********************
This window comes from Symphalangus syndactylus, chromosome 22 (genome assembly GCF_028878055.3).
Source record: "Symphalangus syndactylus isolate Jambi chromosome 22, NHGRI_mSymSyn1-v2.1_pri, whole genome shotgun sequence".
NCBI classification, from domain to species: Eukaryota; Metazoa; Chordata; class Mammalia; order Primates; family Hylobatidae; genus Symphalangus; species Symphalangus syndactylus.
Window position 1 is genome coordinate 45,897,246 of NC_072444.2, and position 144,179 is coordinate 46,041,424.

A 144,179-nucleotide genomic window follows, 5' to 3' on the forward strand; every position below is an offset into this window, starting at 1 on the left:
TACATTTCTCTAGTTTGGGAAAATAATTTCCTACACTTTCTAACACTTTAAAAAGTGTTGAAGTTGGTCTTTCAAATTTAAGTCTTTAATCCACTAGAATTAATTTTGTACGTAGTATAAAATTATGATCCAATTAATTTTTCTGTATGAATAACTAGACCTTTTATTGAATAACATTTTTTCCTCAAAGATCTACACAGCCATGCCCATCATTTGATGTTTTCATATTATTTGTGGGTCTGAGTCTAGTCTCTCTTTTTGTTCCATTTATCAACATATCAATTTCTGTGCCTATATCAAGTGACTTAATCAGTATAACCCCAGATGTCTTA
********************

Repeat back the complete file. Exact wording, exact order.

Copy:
This window comes from Symphalangus syndactylus, chromosome 22 (genome assembly GCF_028878055.3).
Source record: "Symphalangus syndactylus isolate Jambi chromosome 22, NHGRI_mSymSyn1-v2.1_pri, whole genome shotgun sequence".
NCBI classification, from domain to species: Eukaryota; Metazoa; Chordata; class Mammalia; order Primates; family Hylobatidae; genus Symphalangus; species Symphalangus syndactylus.
Window position 1 is genome coordinate 45,897,246 of NC_072444.2, and position 144,179 is coordinate 46,041,424.

A 144,179-nucleotide genomic window follows, 5' to 3' on the forward strand; every position below is an offset into this window, starting at 1 on the left:
TACATTTCTCTAGTTTGGGAAAATAATTTCCTACACTTTCTAACACTTTAAAAAGTGTTGAAGTTGGTCTTTCAAATTTAAGTCTTTAATCCACTAGAATTAATTTTGTACGTAGTATAAAATTATGATCCAATTAATTTTTCTGTATGAATAACTAGACCTTTTATTGAATAACATTTTTTCCTCAAAGATCTACACAGCCATGCCCATCATTTGATGTTTTCATATTATTTGTGGGTCTGAGTCTAGTCTCTCTTTTTGTTCCATTTATCAACATATCAATTTCTGTGCCTATATCAAGTGACTTAATCAGTATAACCCCAGATGTCTTA